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And hold the world indebted to your aid,
Enriched with the discoveries ye have made;
Yet let me stand excused, if I esteem
A mind employed on so sublime a theme,
Pushing her bold inquiry to the date
And outline of the present transient state,
And, after poising her adventurous wings,
Settling at last upon eternal things,
Far more intelligent, and better taught
The strenuous use of profitable thought,
Than ye, when happiest, and enlightened most,
And highest in renown, can justly boast.

A mind unnerved, or indisposed to bear
The weight of subjects worthiest of her care,
Whatever hopes a change of scene inspires,
Must change her nature, or in vain retires.
An idler is a watch that wants both hands,
As useless if it goes as when it stands.
Books therefore, not the scandal of the shelves,
In which lewd sensualists print out themselves;
Nor those in which the stage gives vice a blow,
With what success let modern manners show;
Nor his who, for the bane of thousands born,
Built God a church, and laughed his word to scorn,
Skilful alike to seem devout and just,

And stab religion with a sly side-thrust;
Nor those of learned philologists, who chase
A panting syllable through time and space,
Start it at home, and hunt it in the dark,
To Gaul, to Greece, and into Noah's ark;
But such as learning without false pretence,
The friend of truth, the associate of sound sense,
And such as, in the zeal of good design,
Strong judgment labouring in the scripture mine,
All such as manly and great souls produce,
Worthy to live, and of eternal use;
Behold in these what leisure hours demand,
Amusement and true knowledge hand in hand.
Luxury gives the mind a childish cast,
And, while she polishes, perverts the taste;
Habits of close attention, thinking heads,
Become more rare as dissipation spreads,
Till authors hear at length one general cry,
Tickle and entertain us, or we die.
The loud demand, from year to year the same,
Beggars Invention, and makes Fancy lame;
Till farce itself, most mournfully jejune,
Calls for the kind assistance of a tune,
And novels (witness every month's Review)
Belie their name, and offer nothing new.
The mind relaxing into needful sport,
Should turn to writers of an abler sort,

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Whose wit well managed, and whose classic style,
Give truth a lustre, and make wisdom smile.

Friends, (for I cannot stint, as some have done,
Too rigid in my view, that name to one;
Though one, I grant it, in the generous breast,
Will stand advanced a step above the rest:
Flowers by that name promiscuously we call,
But one, the rose, the regent of them all)-
Friends, not adopted with a schoolboy's haste,
But chosen with a nice discerning taste,
Well born, well disciplined, who, placed apart
From vulgar minds, have honour much at heart,
And, though the world may think the ingredients odd,
The love of virtue, and the fear of God!

Such friends prevent what else would soon succeed,
A temper rustic as the life we lead,

And keep the polish of the manners clean,
As theirs who bustle in the busiest scene;
For solitude, however some may rave,
Seeming a sanctuary, proves a grave,
A sepulchre, in which the living lie,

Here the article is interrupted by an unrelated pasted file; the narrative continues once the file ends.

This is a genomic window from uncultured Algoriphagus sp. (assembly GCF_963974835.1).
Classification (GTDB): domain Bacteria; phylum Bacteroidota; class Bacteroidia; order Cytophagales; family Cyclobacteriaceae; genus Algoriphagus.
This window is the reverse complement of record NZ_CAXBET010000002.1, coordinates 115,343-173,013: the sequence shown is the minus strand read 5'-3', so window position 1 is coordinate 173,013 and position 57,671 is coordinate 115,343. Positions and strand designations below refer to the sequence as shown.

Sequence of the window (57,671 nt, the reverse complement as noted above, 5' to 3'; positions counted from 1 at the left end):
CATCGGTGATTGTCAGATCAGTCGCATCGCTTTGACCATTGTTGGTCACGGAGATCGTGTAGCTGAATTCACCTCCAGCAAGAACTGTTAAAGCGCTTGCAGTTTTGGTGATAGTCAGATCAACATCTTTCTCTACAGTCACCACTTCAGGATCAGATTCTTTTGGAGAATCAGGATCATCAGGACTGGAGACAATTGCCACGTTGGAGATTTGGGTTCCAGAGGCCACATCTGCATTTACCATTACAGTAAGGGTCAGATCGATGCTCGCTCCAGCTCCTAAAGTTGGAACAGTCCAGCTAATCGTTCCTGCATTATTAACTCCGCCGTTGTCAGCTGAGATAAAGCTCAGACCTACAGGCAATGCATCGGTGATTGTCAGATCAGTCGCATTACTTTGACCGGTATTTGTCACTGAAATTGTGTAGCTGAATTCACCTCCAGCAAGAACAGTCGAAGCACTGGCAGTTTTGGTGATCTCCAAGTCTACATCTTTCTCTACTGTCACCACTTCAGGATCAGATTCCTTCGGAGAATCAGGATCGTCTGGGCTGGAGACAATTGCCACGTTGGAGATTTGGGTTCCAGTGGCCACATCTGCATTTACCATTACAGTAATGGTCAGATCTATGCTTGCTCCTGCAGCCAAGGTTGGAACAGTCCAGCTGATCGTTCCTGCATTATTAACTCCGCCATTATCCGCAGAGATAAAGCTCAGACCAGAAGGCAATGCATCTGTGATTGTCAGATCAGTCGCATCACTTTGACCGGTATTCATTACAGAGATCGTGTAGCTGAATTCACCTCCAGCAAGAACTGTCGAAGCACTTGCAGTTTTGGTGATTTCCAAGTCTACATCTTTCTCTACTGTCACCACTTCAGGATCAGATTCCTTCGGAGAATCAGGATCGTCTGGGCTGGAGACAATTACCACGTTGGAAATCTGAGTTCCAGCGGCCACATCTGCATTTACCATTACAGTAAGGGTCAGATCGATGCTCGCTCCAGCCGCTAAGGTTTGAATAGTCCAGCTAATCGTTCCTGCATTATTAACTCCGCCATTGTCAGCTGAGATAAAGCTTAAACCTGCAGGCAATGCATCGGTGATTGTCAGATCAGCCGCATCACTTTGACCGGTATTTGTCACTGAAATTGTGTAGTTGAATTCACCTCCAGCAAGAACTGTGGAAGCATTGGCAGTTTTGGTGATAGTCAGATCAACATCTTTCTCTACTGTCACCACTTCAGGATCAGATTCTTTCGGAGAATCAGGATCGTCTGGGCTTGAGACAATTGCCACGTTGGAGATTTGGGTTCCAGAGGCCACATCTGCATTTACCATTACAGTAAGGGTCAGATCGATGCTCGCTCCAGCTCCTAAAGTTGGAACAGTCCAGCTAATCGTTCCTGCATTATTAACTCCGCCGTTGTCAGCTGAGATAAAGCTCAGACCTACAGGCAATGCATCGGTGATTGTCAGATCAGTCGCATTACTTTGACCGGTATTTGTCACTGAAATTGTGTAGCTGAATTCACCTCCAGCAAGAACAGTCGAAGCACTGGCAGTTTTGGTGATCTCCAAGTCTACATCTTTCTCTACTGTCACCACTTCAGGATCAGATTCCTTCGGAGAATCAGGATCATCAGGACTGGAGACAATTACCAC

Where all good qualities grow sick and die.
I praise the Frenchman,* his remark was shrewd-
How sweet, how passing sweet, is solitude!
But grant me still a friend in my retreat,
Whom I may whisper, solitude is sweet.'
Yet neither these delights, nor aught beside
That appetite can ask, or wealth provide,
Can save us always from a tedious day,
Or shine the dulness of still life away;
Divine communion, carefully enjoyed,
Or sought with energy, must fill the void.
O sacred art, to which alone life owes
Its happiest seasons, and a peaceful close,
Scorned in a world, indebted to that scorn
For evils daily felt, and hardly borne,—
Not knowing thee, we reap with bleeding hands
Flowers of rank odour upon thorny lands,
And, while experience cautions us in vain,
Grasp seeming happiness, and find it pain.
Despondence, self-deserted in her grief,
Lost by abandoning her own relief;
Murmuring and ungrateful Discontent,
That scorns afflictions mercifully meant,
Those humours tart as wines upon the fret,
Which idleness and weariness beget;

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These and a thousand plagues that haunt the breast,

Fond of the phantom of an earthly rest,

Divine communion chases, as the day

Drives to their dens the obedient beasts of prey.

See Judah's promised king, bereft of all,

* Bruyère.

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Driven out an exile from the face of Saul.
To distant caves the lonely wanderer flies,
To seek that peace a tyrant's frown denies.
Hear the sweet accents of his tuneful voice,
Hear him, o'erwhelmed with sorrow, yet rejoice;
No womanish or wailing grief has part,
No, not a moment, in his royal heart;
'Tis manly music, such as martyrs make,
Suffering with gladness for a Saviour's sake:
His soul exults, hope animates his lays,
The sense of mercy kindles into praise,
And wilds, familiar with the lion's roar,
Ring with ecstatic sounds unheard before:
'Tis love like his that can alone defeat
The foes of man, or make a desert sweet.

Religion does not censure or exclude
Unnumbered pleasures harmlessly pursued ;
To study culture, and with artful toil
To meliorate and tame the stubborn soil;
To give dissimilar yet fruitful lands

The grain, or herb, or plant, that each demands;
To cherish virtue in an humble state,

And share the joys your bounty may create;
To mark the matchless workings of the power
That shuts within its seed the future flower,